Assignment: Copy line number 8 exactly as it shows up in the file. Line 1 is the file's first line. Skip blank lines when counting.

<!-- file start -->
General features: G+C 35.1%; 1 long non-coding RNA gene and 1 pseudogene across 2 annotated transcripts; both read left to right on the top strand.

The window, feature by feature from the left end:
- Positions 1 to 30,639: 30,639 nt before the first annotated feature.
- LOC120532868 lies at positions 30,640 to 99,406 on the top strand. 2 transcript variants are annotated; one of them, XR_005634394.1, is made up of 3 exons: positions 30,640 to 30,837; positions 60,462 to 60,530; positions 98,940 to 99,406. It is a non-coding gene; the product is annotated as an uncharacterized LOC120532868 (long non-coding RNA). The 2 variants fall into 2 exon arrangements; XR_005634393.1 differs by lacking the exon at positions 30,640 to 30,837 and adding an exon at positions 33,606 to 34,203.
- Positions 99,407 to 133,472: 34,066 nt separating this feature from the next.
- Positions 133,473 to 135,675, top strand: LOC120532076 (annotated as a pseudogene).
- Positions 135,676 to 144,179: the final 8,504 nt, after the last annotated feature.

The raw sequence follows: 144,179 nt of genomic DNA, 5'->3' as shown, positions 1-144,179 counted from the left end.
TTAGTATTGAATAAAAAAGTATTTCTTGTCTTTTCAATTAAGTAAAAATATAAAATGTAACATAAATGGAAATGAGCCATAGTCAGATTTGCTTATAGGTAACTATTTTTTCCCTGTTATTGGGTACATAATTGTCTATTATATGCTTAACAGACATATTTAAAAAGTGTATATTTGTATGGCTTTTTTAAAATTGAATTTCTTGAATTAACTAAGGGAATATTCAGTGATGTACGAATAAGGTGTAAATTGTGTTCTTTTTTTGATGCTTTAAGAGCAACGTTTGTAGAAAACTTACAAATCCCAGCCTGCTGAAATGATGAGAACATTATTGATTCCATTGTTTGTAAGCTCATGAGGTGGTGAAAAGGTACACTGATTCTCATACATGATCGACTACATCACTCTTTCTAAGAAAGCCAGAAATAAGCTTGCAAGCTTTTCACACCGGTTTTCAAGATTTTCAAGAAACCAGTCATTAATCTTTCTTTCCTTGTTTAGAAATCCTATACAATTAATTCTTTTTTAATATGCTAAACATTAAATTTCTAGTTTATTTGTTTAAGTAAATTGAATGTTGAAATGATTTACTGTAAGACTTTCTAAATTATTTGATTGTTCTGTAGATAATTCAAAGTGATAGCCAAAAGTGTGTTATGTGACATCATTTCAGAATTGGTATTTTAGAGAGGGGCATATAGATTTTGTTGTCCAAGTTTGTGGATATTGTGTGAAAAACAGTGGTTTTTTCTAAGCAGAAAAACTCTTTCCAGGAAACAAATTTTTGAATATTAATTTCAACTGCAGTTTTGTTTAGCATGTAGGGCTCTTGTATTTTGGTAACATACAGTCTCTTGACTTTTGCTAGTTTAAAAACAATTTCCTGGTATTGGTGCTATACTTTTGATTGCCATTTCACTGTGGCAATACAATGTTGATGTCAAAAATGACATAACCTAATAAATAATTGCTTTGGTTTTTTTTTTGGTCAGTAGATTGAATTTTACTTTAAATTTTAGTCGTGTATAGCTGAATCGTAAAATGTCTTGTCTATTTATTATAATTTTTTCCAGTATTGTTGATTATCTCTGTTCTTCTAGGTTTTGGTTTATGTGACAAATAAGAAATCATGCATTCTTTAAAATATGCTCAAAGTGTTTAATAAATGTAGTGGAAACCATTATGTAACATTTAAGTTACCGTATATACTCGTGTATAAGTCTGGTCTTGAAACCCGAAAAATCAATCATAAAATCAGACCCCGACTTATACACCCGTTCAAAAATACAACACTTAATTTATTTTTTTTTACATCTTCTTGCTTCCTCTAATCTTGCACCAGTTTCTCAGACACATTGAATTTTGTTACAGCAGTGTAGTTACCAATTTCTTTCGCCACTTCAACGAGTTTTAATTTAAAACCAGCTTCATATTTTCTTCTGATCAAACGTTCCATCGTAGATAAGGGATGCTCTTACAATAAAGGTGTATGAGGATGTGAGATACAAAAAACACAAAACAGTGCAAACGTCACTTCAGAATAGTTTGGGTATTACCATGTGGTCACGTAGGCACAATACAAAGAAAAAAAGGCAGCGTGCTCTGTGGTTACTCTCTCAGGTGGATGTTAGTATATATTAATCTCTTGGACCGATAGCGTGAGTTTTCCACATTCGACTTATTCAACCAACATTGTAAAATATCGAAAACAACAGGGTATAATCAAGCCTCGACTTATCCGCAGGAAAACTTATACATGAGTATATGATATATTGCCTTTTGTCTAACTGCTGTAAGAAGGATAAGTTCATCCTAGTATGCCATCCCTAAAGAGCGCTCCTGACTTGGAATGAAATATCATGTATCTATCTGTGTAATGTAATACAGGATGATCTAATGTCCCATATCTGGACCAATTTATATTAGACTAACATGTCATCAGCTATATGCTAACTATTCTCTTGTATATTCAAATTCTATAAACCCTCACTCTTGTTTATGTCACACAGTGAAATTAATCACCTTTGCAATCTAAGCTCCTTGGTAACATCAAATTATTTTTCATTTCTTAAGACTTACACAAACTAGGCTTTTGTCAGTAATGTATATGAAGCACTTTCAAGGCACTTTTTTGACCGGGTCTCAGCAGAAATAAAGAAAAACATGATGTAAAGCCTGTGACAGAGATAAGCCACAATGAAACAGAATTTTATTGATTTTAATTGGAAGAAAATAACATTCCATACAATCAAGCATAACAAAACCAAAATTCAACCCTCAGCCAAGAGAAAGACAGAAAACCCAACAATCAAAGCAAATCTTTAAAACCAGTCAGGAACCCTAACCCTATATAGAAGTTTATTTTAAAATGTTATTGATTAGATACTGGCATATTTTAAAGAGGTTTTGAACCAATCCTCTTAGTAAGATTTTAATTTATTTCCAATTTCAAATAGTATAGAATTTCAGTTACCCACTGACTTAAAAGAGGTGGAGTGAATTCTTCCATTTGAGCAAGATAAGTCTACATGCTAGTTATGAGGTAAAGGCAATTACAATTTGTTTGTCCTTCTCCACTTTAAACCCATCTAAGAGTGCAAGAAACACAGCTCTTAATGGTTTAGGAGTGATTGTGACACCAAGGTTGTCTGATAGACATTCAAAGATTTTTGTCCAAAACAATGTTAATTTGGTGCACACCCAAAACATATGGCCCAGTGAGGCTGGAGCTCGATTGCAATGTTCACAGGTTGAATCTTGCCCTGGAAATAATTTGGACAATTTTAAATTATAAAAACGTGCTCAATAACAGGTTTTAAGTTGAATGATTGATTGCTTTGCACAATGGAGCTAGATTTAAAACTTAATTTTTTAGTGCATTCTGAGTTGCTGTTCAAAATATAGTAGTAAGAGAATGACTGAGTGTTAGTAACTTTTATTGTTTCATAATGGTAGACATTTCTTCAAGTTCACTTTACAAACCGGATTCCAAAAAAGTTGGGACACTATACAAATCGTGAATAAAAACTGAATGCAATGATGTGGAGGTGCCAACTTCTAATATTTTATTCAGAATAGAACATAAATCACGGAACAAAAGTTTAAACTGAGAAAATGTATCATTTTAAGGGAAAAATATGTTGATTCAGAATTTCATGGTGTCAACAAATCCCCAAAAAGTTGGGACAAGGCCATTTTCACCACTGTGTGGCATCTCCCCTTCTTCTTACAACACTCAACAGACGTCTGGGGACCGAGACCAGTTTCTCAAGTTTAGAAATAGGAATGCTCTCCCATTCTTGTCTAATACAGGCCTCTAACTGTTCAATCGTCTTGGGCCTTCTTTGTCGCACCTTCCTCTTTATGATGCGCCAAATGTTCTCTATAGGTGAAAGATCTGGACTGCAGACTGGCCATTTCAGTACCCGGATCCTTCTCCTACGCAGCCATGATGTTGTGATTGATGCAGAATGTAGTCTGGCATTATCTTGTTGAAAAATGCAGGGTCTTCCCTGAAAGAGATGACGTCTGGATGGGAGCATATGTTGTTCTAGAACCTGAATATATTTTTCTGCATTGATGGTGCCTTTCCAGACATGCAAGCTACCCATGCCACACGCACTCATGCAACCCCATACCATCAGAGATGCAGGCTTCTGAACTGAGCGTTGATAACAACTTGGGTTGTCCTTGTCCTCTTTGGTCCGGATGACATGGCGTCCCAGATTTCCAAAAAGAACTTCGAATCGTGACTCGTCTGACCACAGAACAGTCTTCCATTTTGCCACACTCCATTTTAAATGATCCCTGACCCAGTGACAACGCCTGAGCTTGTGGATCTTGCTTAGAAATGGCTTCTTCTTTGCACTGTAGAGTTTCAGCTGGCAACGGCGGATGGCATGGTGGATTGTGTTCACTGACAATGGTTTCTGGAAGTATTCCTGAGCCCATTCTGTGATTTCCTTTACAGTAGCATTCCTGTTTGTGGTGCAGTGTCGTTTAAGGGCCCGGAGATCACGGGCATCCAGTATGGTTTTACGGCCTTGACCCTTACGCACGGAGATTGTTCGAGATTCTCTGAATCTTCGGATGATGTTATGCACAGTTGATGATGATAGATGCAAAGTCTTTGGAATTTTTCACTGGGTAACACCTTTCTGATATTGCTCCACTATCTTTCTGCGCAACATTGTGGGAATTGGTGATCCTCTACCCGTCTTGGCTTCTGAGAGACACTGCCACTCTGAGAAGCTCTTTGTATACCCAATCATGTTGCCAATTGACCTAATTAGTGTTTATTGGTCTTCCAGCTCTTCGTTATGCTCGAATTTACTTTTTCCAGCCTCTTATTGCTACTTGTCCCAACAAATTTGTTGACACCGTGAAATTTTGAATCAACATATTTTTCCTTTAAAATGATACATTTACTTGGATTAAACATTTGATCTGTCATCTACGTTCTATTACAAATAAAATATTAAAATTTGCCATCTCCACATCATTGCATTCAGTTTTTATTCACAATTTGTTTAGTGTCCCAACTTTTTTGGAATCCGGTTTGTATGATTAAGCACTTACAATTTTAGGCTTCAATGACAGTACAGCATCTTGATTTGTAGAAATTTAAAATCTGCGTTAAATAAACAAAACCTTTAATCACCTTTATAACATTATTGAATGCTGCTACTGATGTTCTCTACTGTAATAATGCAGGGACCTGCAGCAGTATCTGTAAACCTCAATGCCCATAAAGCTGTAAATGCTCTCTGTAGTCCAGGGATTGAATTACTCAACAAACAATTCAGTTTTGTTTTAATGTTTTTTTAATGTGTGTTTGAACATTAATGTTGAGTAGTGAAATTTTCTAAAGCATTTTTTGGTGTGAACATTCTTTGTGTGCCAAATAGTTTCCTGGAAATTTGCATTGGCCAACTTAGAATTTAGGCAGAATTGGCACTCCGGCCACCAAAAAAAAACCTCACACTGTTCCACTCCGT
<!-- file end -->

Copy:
The raw sequence follows: 144,179 nt of genomic DNA, 5'->3' as shown, positions 1-144,179 counted from the left end.